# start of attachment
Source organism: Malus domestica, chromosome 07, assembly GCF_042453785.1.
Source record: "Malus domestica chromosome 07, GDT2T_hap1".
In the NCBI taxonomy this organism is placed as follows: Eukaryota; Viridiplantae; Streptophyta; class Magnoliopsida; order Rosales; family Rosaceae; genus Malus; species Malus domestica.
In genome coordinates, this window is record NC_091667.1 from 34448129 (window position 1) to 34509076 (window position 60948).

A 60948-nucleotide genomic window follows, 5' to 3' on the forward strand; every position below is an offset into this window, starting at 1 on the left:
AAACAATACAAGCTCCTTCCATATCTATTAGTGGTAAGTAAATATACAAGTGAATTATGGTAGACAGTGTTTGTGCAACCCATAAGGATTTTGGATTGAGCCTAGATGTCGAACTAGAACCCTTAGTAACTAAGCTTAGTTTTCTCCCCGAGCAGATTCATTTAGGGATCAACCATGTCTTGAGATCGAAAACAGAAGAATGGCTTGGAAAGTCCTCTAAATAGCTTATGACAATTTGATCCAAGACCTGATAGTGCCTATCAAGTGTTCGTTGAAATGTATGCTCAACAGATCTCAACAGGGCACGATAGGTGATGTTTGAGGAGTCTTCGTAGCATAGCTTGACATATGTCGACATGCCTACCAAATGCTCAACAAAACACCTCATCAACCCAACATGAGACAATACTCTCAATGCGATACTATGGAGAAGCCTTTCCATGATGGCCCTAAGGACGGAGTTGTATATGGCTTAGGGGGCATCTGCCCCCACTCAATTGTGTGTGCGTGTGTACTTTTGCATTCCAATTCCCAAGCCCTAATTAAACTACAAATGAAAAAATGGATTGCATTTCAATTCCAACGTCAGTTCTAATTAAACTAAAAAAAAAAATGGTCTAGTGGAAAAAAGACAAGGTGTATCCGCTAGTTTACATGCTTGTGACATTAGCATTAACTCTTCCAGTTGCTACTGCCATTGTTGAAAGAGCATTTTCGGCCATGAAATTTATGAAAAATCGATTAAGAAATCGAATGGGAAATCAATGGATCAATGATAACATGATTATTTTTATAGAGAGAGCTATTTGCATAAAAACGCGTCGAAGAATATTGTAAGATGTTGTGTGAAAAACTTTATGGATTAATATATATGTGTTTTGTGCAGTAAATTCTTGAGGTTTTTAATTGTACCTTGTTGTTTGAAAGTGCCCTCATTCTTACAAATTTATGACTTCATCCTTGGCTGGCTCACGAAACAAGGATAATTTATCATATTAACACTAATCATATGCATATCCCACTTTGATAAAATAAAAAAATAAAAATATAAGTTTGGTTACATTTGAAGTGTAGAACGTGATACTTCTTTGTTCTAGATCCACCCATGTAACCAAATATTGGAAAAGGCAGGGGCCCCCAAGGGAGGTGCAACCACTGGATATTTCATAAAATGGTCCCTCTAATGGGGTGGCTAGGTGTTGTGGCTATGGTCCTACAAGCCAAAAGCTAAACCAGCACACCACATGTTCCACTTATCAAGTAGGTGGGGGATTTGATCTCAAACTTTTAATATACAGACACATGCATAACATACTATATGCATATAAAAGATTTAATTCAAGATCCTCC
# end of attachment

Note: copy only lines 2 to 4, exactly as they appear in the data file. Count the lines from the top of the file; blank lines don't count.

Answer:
Source record: "Malus domestica chromosome 07, GDT2T_hap1".
In the NCBI taxonomy this organism is placed as follows: Eukaryota; Viridiplantae; Streptophyta; class Magnoliopsida; order Rosales; family Rosaceae; genus Malus; species Malus domestica.
In genome coordinates, this window is record NC_091667.1 from 34448129 (window position 1) to 34509076 (window position 60948).